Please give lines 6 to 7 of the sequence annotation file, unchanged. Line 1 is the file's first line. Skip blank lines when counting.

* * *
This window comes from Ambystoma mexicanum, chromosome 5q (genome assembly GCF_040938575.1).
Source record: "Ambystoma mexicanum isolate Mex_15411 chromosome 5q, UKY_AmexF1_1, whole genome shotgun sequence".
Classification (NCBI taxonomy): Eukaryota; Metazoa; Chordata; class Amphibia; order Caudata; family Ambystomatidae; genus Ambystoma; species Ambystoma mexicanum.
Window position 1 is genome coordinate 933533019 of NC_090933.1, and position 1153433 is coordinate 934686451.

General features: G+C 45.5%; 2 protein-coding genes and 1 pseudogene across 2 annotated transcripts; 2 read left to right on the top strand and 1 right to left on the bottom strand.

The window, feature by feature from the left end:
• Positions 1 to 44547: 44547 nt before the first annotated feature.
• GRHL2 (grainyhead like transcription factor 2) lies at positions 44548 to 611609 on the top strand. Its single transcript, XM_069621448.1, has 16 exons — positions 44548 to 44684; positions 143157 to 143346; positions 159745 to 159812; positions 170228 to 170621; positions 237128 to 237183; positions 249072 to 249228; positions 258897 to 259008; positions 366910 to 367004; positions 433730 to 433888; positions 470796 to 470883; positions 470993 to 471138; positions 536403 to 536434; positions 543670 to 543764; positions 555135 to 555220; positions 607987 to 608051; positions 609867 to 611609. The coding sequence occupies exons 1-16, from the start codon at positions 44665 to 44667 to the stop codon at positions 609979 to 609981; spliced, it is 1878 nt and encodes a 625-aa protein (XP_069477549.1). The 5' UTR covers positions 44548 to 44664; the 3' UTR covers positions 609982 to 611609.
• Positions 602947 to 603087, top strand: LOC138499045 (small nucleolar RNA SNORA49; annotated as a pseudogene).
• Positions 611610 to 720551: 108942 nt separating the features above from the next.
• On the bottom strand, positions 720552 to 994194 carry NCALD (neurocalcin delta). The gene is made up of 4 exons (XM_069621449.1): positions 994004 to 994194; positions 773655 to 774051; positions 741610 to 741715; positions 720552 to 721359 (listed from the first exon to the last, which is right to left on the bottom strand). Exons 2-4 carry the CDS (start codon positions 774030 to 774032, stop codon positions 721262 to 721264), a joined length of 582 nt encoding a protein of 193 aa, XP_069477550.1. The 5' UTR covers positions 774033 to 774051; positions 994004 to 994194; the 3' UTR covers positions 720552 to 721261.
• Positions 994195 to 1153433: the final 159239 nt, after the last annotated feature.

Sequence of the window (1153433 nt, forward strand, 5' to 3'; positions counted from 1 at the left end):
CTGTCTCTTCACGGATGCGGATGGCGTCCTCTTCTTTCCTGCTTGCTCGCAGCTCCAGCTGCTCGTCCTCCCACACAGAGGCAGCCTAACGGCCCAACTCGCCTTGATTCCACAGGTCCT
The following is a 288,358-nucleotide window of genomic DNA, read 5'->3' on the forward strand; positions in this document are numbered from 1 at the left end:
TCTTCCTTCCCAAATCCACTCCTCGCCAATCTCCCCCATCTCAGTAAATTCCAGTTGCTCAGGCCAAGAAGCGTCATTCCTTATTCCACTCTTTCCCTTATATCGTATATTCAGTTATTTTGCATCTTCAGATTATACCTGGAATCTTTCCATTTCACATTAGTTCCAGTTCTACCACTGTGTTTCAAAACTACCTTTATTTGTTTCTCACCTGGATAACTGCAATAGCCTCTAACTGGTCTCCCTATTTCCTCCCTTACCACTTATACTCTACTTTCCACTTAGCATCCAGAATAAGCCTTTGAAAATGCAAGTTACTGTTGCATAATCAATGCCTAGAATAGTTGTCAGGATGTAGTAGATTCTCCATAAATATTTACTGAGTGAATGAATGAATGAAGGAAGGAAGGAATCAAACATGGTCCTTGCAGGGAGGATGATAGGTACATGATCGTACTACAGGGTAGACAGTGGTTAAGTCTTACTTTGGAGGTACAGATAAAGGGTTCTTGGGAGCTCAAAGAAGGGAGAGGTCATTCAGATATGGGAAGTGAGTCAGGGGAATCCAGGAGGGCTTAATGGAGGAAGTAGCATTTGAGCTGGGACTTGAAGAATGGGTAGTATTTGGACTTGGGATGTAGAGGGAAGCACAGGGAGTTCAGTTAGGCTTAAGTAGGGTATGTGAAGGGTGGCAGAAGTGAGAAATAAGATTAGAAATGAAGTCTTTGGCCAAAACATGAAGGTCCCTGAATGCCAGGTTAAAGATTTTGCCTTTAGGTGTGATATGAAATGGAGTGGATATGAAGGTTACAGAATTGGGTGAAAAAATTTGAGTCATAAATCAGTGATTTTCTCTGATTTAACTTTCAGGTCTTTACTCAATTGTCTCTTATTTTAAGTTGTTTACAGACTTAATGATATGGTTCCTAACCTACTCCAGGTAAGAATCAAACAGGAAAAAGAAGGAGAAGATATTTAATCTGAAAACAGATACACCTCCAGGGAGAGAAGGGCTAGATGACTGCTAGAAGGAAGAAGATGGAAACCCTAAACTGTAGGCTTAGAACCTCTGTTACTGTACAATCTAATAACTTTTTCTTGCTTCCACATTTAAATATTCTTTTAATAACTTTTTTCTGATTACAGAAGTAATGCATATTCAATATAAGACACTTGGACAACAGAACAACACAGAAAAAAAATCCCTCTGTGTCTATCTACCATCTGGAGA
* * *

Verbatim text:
The window, feature by feature from the left end:
• Positions 1 to 44547: 44547 nt before the first annotated feature.